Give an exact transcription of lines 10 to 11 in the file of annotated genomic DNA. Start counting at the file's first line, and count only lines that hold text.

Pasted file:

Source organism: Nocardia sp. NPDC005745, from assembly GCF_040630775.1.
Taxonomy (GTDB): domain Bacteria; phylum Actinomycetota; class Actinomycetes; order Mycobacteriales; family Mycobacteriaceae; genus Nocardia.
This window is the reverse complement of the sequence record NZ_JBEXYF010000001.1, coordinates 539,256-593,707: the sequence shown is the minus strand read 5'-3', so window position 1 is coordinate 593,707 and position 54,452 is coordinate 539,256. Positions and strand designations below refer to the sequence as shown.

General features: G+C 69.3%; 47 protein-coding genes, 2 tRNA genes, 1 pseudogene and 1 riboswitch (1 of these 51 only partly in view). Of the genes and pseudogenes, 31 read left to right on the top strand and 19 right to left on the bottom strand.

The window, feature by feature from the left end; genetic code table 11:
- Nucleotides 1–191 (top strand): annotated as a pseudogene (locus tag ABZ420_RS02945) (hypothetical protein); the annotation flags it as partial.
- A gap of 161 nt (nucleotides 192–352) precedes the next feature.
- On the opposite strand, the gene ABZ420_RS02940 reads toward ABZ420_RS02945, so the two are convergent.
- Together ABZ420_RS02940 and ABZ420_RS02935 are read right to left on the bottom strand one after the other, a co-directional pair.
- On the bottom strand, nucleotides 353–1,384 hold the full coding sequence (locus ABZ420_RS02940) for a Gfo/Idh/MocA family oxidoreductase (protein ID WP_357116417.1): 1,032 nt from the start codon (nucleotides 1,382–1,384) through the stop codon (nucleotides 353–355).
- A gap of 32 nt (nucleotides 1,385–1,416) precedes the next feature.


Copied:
- On the bottom strand, nucleotides 353–1,384 hold the full coding sequence (locus ABZ420_RS02940) for a Gfo/Idh/MocA family oxidoreductase (protein ID WP_357116417.1): 1,032 nt from the start codon (nucleotides 1,382–1,384) through the stop codon (nucleotides 353–355).
- A gap of 32 nt (nucleotides 1,385–1,416) precedes the next feature.